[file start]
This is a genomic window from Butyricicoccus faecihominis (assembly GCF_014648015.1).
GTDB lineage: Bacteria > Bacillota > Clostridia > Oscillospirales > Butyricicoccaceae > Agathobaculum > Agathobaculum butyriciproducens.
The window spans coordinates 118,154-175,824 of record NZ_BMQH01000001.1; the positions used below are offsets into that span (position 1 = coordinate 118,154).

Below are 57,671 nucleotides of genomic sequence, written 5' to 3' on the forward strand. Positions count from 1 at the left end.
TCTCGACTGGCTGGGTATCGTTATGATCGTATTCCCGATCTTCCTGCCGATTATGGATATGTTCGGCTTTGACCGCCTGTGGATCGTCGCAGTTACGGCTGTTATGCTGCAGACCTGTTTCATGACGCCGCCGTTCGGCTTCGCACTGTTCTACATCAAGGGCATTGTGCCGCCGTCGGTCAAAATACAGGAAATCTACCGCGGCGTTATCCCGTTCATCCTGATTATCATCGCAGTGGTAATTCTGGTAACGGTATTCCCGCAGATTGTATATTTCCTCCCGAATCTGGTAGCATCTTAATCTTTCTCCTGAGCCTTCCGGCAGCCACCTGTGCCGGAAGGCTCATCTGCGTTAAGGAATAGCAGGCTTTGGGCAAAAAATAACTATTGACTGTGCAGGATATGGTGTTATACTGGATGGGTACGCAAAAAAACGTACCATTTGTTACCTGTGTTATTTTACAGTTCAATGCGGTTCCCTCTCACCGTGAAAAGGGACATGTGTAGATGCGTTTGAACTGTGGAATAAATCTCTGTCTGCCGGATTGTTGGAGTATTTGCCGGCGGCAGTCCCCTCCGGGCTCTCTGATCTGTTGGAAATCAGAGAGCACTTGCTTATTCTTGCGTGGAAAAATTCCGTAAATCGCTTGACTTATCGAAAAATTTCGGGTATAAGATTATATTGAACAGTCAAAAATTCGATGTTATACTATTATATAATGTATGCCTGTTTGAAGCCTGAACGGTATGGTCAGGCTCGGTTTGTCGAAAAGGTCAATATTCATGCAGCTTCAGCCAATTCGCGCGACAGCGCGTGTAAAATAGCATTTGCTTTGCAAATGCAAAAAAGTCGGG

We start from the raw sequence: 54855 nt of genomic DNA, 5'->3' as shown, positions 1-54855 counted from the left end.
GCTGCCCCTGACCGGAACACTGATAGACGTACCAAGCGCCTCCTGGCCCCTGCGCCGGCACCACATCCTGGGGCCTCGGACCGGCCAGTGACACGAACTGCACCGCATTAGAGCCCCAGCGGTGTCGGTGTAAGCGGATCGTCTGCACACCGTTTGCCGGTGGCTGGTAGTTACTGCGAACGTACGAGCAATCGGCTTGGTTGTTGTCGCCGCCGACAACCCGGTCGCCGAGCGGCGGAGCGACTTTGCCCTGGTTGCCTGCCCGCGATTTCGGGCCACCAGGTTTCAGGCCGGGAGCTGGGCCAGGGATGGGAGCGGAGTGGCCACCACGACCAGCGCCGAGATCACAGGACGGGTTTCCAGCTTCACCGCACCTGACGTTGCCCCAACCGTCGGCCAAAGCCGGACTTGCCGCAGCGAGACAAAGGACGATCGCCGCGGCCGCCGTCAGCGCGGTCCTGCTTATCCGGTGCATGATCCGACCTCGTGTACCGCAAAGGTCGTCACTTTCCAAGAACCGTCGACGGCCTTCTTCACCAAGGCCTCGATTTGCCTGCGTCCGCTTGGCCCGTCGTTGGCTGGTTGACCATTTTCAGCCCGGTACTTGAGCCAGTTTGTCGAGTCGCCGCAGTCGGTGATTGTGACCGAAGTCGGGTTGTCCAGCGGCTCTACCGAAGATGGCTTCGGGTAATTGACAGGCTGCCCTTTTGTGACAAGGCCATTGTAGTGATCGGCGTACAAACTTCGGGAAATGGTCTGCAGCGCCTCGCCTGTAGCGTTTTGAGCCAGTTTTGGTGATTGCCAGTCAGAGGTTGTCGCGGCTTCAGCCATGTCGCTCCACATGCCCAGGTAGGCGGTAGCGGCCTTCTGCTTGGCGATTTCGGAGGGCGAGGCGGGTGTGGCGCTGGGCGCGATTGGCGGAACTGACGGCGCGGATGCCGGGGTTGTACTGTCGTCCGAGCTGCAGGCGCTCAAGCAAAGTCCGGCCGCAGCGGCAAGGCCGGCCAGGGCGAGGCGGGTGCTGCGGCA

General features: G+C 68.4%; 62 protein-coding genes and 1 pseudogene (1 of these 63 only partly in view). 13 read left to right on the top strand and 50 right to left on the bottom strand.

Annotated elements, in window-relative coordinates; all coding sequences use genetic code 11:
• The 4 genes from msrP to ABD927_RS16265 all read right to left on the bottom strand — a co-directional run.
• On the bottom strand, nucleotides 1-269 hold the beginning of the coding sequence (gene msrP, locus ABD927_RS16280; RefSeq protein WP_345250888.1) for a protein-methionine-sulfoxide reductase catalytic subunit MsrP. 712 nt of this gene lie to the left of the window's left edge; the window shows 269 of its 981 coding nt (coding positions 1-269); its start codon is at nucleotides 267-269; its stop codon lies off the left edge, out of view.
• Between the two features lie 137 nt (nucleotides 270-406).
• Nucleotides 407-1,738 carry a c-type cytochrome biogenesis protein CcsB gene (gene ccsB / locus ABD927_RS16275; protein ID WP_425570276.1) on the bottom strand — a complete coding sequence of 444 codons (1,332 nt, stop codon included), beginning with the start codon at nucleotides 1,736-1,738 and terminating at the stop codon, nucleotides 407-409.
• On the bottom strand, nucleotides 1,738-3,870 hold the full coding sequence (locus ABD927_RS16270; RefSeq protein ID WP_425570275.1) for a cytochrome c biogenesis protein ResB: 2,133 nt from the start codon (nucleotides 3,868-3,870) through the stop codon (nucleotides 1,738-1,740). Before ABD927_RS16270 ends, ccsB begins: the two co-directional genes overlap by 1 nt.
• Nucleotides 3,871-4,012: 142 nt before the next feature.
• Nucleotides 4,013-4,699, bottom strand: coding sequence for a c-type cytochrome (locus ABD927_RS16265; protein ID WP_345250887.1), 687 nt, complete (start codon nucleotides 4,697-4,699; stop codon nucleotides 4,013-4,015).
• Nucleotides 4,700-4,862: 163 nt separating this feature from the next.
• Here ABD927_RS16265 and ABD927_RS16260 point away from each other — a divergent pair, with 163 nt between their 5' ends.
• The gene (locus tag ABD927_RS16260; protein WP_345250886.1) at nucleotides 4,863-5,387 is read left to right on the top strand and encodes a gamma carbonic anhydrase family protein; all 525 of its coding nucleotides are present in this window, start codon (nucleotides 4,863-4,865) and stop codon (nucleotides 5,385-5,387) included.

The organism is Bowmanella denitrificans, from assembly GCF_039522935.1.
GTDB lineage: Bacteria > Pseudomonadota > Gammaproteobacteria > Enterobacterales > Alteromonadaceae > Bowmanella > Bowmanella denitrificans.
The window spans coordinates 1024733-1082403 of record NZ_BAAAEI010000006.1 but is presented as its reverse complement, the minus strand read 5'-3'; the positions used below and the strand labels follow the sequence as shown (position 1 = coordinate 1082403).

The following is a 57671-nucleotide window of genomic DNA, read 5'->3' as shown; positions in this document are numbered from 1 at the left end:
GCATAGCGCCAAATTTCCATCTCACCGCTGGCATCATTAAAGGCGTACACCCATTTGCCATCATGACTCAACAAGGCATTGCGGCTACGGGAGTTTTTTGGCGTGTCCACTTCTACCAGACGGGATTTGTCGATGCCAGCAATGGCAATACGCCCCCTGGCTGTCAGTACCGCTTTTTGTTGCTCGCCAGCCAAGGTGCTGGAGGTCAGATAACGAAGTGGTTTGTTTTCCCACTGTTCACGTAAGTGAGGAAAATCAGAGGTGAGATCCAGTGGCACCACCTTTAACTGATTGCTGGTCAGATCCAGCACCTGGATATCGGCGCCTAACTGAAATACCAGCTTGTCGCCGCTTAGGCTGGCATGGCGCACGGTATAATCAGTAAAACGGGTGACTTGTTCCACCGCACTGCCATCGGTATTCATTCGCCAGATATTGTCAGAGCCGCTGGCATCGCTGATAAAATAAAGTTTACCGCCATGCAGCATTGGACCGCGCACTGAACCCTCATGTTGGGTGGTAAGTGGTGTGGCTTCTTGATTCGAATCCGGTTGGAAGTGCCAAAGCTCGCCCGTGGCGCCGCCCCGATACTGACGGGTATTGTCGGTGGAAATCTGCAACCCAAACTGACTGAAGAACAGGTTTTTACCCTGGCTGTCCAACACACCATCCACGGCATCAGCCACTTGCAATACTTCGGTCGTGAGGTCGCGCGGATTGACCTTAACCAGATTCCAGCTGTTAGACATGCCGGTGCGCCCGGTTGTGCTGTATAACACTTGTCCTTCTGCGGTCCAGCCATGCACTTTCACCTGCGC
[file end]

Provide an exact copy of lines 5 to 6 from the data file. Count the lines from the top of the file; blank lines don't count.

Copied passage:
TCTCGACTGGCTGGGTATCGTTATGATCGTATTCCCGATCTTCCTGCCGATTATGGATATGTTCGGCTTTGACCGCCTGTGGATCGTCGCAGTTACGGCTGTTATGCTGCAGACCTGTTTCATGACGCCGCCGTTCGGCTTCGCACTGTTCTACATCAAGGGCATTGTGCCGCCGTCGGTCAAAATACAGGAAATCTACCGCGGCGTTATCCCGTTCATCCTGATTATCATCGCAGTGGTAATTCTGGTAACGGTATTCCCGCAGATTGTATATTTCCTCCCGAATCTGGTAGCATCTTAATCTTTCTCCTGAGCCTTCCGGCAGCCACCTGTGCCGGAAGGCTCATCTGCGTTAAGGAATAGCAGGCTTTGGGCAAAAAATAACTATTGACTGTGCAGGATATGGTGTTATACTGGATGGGTACGCAAAAAAACGTACCATTTGTTACCTGTGTTATTTTACAGTTCAATGCGGTTCCCTCTCACCGTGAAAAGGGACATGTGTAGATGCGTTTGAACTGTGGAATAAATCTCTGTCTGCCGGATTGTTGGAGTATTTGCCGGCGGCAGTCCCCTCCGGGCTCTCTGATCTGTTGGAAATCAGAGAGCACTTGCTTATTCTTGCGTGGAAAAATTCCGTAAATCGCTTGACTTATCGAAAAATTTCGGGTATAAGATTATATTGAACAGTCAAAAATTCGATGTTATACTATTATATAATGTATGCCTGTTTGAAGCCTGAACGGTATGGTCAGGCTCGGTTTGTCGAAAAGGTCAATATTCATGCAGCTTCAGCCAATTCGCGCGACAGCGCGTGTAAAATAGCATTTGCTTTGCAAATGCAAAAAAGTCGGG

We start from the raw sequence: 54855 nt of genomic DNA, 5'->3' as shown, positions 1-54855 counted from the left end.